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LIST OF ILLUSTRATIONS
BARN AT BROADWELL, NEAR STOW-ON-THE-WOLD.
AT BROADWELL, NEAR STOW.
146 152 155 157 160 166
UPPER SWELL MANOR
MANOR HOUSE, UPPER SLAUGHTER .
NORMAN DOORWAY AT GUITING POWER
GREVEL'S HOUSE, CHIPPING CAMPDEN .
A COURTYARD AT CHIPPING CAMPDEN
NORMAN DOORWAY AT BROAD CAMPDEN
CHURCH STREET, CHIPPING CAMPDEN
170 172 183 189 191 193 195 204 207 209 213 219
223 225 227 229 234 236 244 246 247 250 264 266 269 276 279 284
GLOUCESTER STREET, WINCHCOMBE
NORTH CERNEY CHURCH
DOVECOT AT DAGLINGWORTH.
CALMSDEN. THE VILLAGE CROSS
331 333 335 342 353 361 370 373
SHIPTON COURT BEFORE THE RECENT RESTORATION
393 395 397 399
Are richly seated near the river-side :
-GREENE, Friar Bacon and Friar Bungay. The Oxford Almanack for the year 1808 displays a view by Turner, in which the London coach is seen descending Headington Hill. Of all the approaches to Oxford this was the most striking, but the prospect which Turner has sketched, and on which the gaze of his outside passengers is fixed, has long
been concealed by the enclosures and plantations of Headington Hill Hall. In the foreground are the few picturesque houses which then formed the suburb of St. Clement's; in the middle distance are the groves of Magdalen, from the centre of which rise the New Buildings, then some fifty years old, and still the finest thing of its kind in Oxford ; and on the left are seen the glorious tower and the bridge. Further still to the left rise the towers of Merton and of Christ Church, while on the right predominant are the spires of All Saints' and St. Mary's, and the great dome of the Radcliffe Library. In the background the scene is closed by the long line of the green-muffled Cumnor hills and the dark wooded heights of Wytham.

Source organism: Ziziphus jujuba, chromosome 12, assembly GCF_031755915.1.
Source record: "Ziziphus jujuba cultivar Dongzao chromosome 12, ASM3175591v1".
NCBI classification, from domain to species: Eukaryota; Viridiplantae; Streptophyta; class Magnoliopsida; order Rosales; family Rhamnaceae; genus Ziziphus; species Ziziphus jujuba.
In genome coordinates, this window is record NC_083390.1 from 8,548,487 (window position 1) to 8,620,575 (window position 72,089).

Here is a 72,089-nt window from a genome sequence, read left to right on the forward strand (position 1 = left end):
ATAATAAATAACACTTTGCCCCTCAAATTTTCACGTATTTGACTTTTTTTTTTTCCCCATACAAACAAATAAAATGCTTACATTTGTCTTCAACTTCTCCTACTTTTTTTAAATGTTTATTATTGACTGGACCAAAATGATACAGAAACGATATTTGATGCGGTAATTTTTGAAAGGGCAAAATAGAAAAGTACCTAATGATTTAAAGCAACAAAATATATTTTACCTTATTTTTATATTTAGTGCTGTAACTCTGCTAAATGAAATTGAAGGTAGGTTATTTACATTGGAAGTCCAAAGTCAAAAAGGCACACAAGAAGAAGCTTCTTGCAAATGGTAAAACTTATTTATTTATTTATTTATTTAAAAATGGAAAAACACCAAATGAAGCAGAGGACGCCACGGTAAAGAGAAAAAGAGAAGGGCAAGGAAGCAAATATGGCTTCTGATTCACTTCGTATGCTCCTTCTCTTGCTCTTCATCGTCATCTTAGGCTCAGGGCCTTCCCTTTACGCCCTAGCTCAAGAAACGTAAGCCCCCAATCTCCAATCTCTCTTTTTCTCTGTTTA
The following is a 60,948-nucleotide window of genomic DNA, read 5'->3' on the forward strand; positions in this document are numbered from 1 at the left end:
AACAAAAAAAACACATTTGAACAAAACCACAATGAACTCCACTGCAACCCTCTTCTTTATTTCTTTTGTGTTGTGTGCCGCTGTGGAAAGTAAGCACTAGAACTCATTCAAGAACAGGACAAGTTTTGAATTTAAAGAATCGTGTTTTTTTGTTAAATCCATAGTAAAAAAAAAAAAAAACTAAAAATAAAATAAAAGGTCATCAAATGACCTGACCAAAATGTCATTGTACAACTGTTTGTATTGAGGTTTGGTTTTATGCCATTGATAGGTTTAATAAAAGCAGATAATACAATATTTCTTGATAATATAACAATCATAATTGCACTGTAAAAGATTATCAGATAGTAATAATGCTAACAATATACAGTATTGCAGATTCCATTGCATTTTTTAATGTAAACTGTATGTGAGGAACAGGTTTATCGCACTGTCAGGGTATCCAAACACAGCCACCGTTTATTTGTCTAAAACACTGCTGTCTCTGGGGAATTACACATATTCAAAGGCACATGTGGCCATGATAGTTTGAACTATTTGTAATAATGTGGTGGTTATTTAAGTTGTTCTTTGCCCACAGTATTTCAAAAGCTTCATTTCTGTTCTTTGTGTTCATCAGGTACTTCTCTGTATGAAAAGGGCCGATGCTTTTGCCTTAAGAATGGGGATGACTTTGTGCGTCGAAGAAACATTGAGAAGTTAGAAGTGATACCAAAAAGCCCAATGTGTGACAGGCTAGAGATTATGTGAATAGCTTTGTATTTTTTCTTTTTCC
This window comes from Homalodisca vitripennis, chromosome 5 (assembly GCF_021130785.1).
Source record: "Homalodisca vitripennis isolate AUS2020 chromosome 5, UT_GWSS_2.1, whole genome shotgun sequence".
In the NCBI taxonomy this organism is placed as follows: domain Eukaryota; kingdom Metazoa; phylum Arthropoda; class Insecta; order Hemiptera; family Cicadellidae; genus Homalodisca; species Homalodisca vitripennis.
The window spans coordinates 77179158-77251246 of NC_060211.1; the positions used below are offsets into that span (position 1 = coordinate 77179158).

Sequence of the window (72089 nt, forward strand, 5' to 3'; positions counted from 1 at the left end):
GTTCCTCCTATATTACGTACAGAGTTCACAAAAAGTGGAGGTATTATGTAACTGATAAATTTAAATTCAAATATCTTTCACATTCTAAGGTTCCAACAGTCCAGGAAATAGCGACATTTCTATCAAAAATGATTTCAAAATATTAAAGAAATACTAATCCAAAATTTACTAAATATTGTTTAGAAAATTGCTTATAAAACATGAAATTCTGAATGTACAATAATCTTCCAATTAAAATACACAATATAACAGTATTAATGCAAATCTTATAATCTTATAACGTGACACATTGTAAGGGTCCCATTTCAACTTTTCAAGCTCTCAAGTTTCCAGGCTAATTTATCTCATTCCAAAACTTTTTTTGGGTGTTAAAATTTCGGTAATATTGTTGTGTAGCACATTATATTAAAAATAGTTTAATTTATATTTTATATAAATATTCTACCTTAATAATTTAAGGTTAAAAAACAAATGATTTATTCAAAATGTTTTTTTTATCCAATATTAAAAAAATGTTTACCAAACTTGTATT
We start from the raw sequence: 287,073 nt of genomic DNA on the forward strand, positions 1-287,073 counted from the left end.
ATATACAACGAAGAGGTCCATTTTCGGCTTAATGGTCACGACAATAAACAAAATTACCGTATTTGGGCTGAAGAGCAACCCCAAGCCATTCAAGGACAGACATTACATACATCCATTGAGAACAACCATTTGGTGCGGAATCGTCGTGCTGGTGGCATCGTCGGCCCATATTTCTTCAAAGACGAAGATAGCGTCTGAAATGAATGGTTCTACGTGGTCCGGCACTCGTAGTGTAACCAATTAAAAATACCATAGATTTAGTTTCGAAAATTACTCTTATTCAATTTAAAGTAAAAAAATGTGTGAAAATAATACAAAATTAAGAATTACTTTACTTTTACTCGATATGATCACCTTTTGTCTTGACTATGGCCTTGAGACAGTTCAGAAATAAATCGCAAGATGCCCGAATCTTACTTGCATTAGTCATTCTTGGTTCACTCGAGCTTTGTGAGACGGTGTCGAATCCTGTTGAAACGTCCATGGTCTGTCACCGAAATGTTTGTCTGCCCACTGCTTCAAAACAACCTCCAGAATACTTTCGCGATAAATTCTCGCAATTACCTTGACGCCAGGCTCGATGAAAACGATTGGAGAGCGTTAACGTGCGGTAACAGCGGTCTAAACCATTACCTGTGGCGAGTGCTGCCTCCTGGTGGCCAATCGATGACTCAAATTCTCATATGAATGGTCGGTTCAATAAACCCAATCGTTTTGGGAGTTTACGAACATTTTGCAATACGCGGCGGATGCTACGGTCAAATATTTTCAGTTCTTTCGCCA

Such would have been the picture spread before us had we been journeying down the steep descent of Headington Hill in 1808, and we should have reached our comfortable quarters at the Angel or the Mitre without encountering anything to break the spell of first impressions. Nor were these impressions the less enchanting from the fact that they had surpassed any mental picture of the scene which we had been trying to form. For this the long and leisurely journey from London had given us ample time. As the coach crawled down the rugged slope of the Chilterns, and as the coachman strove to make his eight or nine miles an hour across the plain which divides the chalk range from the heights of Shotover, there was nothing but the sign-posts to indicate our approach to the enchanted city of our imagination : anticipation had long to be nursed, curiosity long held in suspense, until at a turn of the road, hardly more than a mile away, the magic vision was suddenly revealed.
All this is altered now: you take your seat in the express at Paddington, and have hardly scanned your newspaper through, when you are gliding past reservoirs and gas works into Oxford station. If the stranger is resolute enough to close his eyes at Kennington Island and refuse to open them till his cab deposits him at his hotel, he will be the happier
Then let him ascend the roof of the Radcliffe, or,